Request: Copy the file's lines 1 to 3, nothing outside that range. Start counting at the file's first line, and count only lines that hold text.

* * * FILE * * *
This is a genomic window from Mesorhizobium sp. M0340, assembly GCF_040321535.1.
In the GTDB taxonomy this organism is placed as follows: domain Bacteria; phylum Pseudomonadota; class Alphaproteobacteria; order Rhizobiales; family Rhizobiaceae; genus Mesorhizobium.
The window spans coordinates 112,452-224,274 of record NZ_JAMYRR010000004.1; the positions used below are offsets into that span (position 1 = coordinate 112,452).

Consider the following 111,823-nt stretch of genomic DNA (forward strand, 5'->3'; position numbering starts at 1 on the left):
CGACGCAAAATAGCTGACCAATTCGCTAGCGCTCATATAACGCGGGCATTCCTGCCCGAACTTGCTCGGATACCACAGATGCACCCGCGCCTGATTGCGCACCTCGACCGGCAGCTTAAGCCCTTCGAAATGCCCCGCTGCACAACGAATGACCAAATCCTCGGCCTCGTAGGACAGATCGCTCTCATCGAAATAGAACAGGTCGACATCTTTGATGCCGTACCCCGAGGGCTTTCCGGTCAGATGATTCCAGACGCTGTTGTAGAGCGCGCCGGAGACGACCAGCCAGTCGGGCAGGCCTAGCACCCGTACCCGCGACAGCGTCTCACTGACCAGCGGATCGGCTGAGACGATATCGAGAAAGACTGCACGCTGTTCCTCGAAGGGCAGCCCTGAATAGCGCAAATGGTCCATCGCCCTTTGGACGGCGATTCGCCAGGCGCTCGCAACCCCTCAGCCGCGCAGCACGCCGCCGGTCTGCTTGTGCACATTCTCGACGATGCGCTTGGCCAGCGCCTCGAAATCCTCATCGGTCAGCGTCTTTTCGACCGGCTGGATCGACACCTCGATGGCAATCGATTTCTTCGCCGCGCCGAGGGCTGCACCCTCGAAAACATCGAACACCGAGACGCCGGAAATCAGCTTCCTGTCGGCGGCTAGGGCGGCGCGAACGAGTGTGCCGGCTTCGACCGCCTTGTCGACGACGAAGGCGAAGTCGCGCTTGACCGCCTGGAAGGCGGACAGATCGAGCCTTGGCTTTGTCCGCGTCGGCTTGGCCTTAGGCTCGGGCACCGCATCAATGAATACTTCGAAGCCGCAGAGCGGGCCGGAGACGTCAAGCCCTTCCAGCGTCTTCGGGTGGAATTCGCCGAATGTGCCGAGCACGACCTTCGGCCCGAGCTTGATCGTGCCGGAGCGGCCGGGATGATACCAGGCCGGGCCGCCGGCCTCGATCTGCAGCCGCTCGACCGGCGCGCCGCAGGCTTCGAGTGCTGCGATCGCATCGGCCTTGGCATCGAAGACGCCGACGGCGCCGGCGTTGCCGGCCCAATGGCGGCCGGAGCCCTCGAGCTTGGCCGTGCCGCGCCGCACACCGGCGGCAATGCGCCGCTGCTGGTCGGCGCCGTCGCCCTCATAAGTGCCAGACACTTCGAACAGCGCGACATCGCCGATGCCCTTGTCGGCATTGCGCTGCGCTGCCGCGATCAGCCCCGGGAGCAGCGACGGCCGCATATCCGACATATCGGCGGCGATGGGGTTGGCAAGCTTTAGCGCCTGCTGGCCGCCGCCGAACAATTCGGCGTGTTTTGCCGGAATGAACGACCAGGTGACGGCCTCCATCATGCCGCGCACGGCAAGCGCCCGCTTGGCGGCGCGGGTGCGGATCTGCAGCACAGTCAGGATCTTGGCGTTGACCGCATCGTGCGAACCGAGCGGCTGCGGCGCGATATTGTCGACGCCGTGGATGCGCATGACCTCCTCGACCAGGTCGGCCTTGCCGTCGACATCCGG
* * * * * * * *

This is a genomic window from Mesorhizobium sp. M0340, assembly GCF_040321535.1.
In the GTDB taxonomy this organism is placed as follows: domain Bacteria; phylum Pseudomonadota; class Alphaproteobacteria; order Rhizobiales; family Rhizobiaceae; genus Mesorhizobium.
The window spans coordinates 112,452-224,274 of record NZ_JAMYRR010000004.1; the positions used below are offsets into that span (position 1 = coordinate 112,452).